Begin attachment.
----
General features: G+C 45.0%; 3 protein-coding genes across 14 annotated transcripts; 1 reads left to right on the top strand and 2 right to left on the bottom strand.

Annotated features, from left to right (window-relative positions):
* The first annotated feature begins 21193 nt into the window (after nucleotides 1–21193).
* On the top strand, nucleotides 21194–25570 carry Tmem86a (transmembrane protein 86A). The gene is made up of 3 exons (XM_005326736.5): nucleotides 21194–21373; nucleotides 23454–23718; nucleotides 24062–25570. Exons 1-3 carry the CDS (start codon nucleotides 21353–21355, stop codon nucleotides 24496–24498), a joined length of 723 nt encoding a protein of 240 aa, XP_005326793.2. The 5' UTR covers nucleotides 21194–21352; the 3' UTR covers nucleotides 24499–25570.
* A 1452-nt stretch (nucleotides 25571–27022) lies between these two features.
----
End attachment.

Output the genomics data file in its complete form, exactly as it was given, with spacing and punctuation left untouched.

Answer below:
General features: G+C 45.0%; 3 protein-coding genes across 14 annotated transcripts; 1 reads left to right on the top strand and 2 right to left on the bottom strand.

Annotated features, from left to right (window-relative positions):
* The first annotated feature begins 21193 nt into the window (after nucleotides 1–21193).
* On the top strand, nucleotides 21194–25570 carry Tmem86a (transmembrane protein 86A). The gene is made up of 3 exons (XM_005326736.5): nucleotides 21194–21373; nucleotides 23454–23718; nucleotides 24062–25570. Exons 1-3 carry the CDS (start codon nucleotides 21353–21355, stop codon nucleotides 24496–24498), a joined length of 723 nt encoding a protein of 240 aa, XP_005326793.2. The 5' UTR covers nucleotides 21194–21352; the 3' UTR covers nucleotides 24499–25570.
* A 1452-nt stretch (nucleotides 25571–27022) lies between these two features.